"SALT II and the Growth of Mistrust," Musgrove, St. Simons Island, GA, 7-9 May 1994

The Musgrove conference of May 1994, the first full session in the Carter-Brezhnev series, took on perhaps the most critical element of the superpower relationship – arms control. The meeting traced the early attempts of the Carter administration to break the impasse that had developed in attempts to place limits on, and indeed achieve deep reductions in, the levels of armaments in both countries.

In January 1977, the newly-elected president came to Washington with the intention of accomplishing a breakthrough in the slow and indeterminate process of arms limitations, seeking a decisive advance toward meaningful cuts in strategic arsenals. In Moscow, meanwhile, the aging and ailing Brezhnev was determined to achieve a secure and predictable relationship with the United States and to have the USSR be recognized as an equal power, not a rogue state. In August 1975 he had signed the Helsinki Final Act, hoping that it would guarantee stability in Europe, the borders established by Stalin's armies, and a leading place for the Soviet Union among the global community of nations. The Soviet leader was prepared to finalize the SALT II treaty, which was 95 percent ready by the time Carter came to the White House and, like his American counterpart, he wanted to move (albeit in due time, not so rapidly) to the next stage of reductions, not just limitations, in nuclear weapons.

Negotiations began practically the instant the new American administration settled into office - but they almost as quickly got off on the wrong foot with Cyrus Vance's trip to Moscow in March 1977. During that visit, the secretary of state raised a proposal to move to deep cuts immediately, thereby bypassing (but in the Soviet view, throwing away) all the earlier understandings painstakingly reached between Brezhnev and the Nixon and Ford administrations, and for which the Soviet leader had paid a considerable domestic political cost with the military. Vance's proposal was coupled with an active campaign in defense of human rights, which had become a centerpiece of Carter's foreign policy. The Soviets felt singled out, especially when their great rival, China, was not subjected to the same strident criticism.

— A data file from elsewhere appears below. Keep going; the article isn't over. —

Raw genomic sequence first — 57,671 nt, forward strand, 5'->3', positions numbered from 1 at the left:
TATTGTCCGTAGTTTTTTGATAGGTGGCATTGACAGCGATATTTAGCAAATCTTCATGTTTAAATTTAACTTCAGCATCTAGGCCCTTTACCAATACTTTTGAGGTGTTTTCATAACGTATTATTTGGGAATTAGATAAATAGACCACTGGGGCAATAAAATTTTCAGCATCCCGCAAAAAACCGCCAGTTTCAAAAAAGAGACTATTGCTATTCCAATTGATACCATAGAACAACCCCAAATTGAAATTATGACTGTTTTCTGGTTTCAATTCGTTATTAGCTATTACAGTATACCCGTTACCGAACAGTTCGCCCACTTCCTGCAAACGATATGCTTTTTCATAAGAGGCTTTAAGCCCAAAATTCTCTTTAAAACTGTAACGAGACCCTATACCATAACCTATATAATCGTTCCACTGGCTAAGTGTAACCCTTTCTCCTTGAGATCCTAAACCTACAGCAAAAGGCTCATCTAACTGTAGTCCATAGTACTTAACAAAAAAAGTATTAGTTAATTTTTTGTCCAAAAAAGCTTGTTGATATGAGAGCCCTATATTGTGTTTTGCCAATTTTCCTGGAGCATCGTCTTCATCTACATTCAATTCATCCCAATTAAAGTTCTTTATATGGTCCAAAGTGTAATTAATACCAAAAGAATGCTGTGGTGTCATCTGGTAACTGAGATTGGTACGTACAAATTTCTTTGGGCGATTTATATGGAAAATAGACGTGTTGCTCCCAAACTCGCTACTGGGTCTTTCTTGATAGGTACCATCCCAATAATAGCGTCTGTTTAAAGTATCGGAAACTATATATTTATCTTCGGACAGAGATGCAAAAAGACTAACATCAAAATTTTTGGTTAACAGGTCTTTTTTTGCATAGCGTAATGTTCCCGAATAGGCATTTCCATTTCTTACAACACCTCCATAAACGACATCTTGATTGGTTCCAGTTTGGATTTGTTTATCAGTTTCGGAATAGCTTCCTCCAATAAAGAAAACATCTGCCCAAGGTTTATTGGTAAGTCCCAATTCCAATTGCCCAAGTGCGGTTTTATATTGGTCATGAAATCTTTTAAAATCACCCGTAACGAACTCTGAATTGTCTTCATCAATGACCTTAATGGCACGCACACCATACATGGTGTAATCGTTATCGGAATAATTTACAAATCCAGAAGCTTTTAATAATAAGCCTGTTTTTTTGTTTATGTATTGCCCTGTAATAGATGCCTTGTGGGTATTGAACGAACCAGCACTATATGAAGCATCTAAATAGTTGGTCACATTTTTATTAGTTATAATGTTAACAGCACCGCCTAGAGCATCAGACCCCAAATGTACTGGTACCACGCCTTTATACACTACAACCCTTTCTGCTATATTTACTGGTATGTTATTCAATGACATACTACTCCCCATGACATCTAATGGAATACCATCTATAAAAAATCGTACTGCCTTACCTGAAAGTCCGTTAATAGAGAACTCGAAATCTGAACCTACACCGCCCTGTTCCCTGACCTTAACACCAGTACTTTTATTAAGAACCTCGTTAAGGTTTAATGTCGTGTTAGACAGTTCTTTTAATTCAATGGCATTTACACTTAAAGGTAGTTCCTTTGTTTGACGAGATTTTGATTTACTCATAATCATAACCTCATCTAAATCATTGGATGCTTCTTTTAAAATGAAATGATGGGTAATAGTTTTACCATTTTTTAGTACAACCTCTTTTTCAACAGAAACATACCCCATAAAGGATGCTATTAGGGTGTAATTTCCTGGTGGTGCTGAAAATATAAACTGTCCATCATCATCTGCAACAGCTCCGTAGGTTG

Mistrust and grievances accumulated on both sides and gradually derailed the main engine of the relationship - the arms control talks. This made it impossible for either leader to achieve his aim of meaningful weapons reductions. By the time Carter and Brezhnev finally signed the SALT II Treaty in the Summer of 1979, it was already in danger in the U.S. Senate. Then, the events of the Fall of 1979, culminating in the Soviet invasion of Afghanistan in December, drove Carter to pull it from consideration for ratification. High hopes on both sides had been shattered by ingrained suspicions and the negative trends in the international sphere to which both sides had contributed.

The declassified documents in this section offer a detailed grounding in the questions surrounding arms control during the Carter-Brezhnev period. Read in tandem with the retrospective accounts of some of the era's key actors, they give the reader a multi-dimensional picture of the complexities of U.S.-Soviet relations as they entered the tailspin that began the final decade of the Cold War.